Ghanaby Philip Briggs
Ghana Travel Guide – Expert advice and travel information featuring Accra hotels and restaurants, national parks and wildlife tours, music and festivals, birdwatching, chocolate, highland hiking, Busua beaches, elephant and monkey tracking. Also covering Gold Coast and Cape Coast history, Ashanti region, Wli Falls, Kejetia market, mud mosques.
Size: 135 X 216 mm
Number of pages: 528
About this book
This 8th edition of Bradt’s Ghana remains the only dedicated guidebook on the market and the most comprehensive source of travel information on the first country in sub-Saharan Africa to gain independence and the world’s second-largest producer of chocolate. Covering everything from Ghana’s 550km of Atlantic coastline to its remote and sparsely populated northern border with Burkina Faso, this new edition has been thoroughly updated and is an ideal companion no matter what your interests are. Written by Philip Briggs, arguably the world’s most experienced guidebook writer, it covers everything from inexpensive opportunities to see wildlife to cultural and historical aspects such as the slave trading posts.
Background, practical and health information are complemented by a dedicated, illustrated chapter on wildlife, 63 maps and 18 chapters split across five regional sections, from Accra and surrounds to the coast, through eastern and central Ghana, right up to the north. The popular Cape Coast and the Ashanti regions are both covered, as is the increasingly high-profile Chale Wote Street Art festival.
Friendly, safe and inexpensive, Ghana is an ideal destination for first-time visitors to Africa. It is rich in little-visited national parks, forest reserves, cultural sites and scenic waterfalls and blessed with bleached white beaches and the lush rainforest of the Atlantic coastline. Bradt’s Ghana is accompanied by a dedicated, updated website run by the author himself and caters for everyone from birdwatchers to bar-hoppers. Whether you want to cruise the world’s largest man-made reservoir, Lake Volta, on a pokey old steamer, hike with elephants in Mole National Park, or party all night in Accra’s glittering Osu district, Bradt’s Ghana is an indispensable companion.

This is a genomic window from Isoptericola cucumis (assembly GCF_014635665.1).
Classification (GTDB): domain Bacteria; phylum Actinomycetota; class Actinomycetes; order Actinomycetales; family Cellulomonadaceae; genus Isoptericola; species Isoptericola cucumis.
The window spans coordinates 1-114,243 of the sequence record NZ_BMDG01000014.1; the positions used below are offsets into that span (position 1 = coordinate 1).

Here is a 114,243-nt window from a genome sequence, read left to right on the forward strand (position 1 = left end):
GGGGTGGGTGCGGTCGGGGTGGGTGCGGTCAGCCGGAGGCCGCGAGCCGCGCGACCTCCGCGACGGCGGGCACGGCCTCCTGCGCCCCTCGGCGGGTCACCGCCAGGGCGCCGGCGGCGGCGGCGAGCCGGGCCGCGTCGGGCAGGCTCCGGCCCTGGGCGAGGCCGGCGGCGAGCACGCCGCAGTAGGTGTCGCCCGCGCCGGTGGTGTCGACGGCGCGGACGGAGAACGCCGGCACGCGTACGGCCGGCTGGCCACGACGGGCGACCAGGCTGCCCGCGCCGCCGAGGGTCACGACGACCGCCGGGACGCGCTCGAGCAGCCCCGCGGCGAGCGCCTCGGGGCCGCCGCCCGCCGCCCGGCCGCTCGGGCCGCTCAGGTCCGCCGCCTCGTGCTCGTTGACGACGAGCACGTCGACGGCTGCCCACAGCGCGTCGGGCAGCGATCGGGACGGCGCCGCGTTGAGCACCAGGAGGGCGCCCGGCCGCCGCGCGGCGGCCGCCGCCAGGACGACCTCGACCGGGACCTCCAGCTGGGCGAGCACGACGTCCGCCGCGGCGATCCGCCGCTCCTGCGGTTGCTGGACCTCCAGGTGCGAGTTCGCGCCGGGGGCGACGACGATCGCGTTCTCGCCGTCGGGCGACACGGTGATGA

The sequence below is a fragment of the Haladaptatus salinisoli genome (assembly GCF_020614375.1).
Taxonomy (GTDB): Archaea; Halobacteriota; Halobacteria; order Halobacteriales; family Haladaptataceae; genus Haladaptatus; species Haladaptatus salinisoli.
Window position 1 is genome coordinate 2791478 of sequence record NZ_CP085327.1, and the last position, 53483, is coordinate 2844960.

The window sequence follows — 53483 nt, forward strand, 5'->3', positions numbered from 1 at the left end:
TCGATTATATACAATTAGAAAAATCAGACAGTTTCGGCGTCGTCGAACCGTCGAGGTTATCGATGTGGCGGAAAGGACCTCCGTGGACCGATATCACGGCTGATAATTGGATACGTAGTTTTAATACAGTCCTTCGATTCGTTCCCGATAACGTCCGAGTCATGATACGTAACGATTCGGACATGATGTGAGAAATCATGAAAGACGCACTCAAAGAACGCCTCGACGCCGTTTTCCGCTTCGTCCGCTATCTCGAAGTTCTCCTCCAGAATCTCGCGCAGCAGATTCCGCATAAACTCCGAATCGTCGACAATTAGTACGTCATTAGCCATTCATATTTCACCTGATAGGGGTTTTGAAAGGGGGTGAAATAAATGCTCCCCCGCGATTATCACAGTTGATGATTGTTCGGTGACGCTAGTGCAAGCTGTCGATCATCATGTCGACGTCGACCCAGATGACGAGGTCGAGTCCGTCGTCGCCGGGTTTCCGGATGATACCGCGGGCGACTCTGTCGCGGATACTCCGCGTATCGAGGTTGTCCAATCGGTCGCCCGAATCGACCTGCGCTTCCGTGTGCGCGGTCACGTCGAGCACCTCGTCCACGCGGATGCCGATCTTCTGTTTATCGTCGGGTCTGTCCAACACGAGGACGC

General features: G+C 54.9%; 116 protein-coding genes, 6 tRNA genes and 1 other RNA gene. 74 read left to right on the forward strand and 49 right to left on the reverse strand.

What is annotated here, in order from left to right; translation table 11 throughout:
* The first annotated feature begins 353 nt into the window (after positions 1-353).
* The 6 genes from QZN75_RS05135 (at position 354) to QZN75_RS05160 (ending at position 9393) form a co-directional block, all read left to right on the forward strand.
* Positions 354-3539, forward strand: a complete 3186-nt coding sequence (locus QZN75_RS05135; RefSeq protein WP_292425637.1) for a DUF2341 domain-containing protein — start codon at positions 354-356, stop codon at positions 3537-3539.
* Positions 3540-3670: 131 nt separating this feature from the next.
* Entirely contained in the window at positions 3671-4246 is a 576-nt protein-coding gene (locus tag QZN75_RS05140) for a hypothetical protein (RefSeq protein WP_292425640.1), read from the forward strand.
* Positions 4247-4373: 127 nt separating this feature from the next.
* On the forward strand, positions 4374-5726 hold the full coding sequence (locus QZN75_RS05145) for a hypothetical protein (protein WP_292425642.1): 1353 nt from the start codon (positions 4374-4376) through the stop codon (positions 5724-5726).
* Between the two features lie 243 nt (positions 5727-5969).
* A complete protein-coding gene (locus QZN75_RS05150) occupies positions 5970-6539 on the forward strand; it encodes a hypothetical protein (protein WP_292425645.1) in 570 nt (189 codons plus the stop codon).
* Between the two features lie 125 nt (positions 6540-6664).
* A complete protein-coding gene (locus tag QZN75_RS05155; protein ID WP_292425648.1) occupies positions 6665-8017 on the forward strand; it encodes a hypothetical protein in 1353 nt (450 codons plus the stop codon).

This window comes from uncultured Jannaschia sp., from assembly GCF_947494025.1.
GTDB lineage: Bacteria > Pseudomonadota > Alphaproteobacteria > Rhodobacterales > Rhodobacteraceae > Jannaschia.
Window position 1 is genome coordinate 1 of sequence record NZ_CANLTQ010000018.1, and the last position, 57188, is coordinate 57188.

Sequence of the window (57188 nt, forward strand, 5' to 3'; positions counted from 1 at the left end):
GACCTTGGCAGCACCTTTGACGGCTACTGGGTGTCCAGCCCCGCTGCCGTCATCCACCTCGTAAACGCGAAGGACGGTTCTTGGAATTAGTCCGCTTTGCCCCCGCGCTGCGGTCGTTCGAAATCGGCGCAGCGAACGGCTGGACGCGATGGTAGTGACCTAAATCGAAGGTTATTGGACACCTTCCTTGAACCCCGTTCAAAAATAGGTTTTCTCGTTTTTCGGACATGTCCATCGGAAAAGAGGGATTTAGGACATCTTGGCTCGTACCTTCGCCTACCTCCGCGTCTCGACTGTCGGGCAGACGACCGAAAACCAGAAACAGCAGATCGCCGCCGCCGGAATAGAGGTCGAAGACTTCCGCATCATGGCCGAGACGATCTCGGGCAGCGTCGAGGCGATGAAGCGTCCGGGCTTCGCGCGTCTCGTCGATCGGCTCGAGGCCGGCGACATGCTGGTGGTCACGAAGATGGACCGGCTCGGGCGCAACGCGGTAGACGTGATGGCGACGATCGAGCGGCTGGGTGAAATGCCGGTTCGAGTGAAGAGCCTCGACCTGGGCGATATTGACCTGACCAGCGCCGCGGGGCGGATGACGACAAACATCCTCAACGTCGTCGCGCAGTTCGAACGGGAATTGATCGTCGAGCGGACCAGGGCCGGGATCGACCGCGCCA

About the Author
Philip Briggs has been exploring Africa since 1986. He has visited more than two dozen African countries and written about most of them for specialist travel and wildlife magazines including Africa Birds & Birding, Africa Geographic, BBC Wildlife, Travel Africa and Wanderlust. His long relationship with Ghana started in 1997, when he researched the first edition of a Bradt guide to the country that is soon to go into its 7th edition. Philip has returned to West Africa regularly since then to update the Bradt Guide to Ghana and to explore neighbouring countries such as Burkina Faso, Mali, Senegal and Gambia. He still spends at least four months on the road every year, usually accompanied by his wife, the travel photographer Ariadne Van Zandbergen, and spends his rest of the time battering away at a keyboard in the sleepy South African coastal village of Wilderness.
This edition has been updated by Nancy Chuang. From peaceful fishing villages to the country’s busiest festivals, she is fully immersed in all aspects of Ghana. Her cultural education has covered jollof and waakye, highlife and reggae, expat bars and chop bars. From the back of a motorbike or the backseat of a trotro, she dives deep into conversations about solo women travellers and how ‘real Americans’ are supposed to look. After multiple visits around Africa, she sees Ghana as one of the friendliest, liveliest, and quirkiest countries on the continent. Nancy is physically based in Brooklyn where her commute unfortunately doesn’t involve canoeing through Ghana’s mangroves.
‘A great travelling companion.’ Director magazine.
Recommended reading The Sunday Telegraph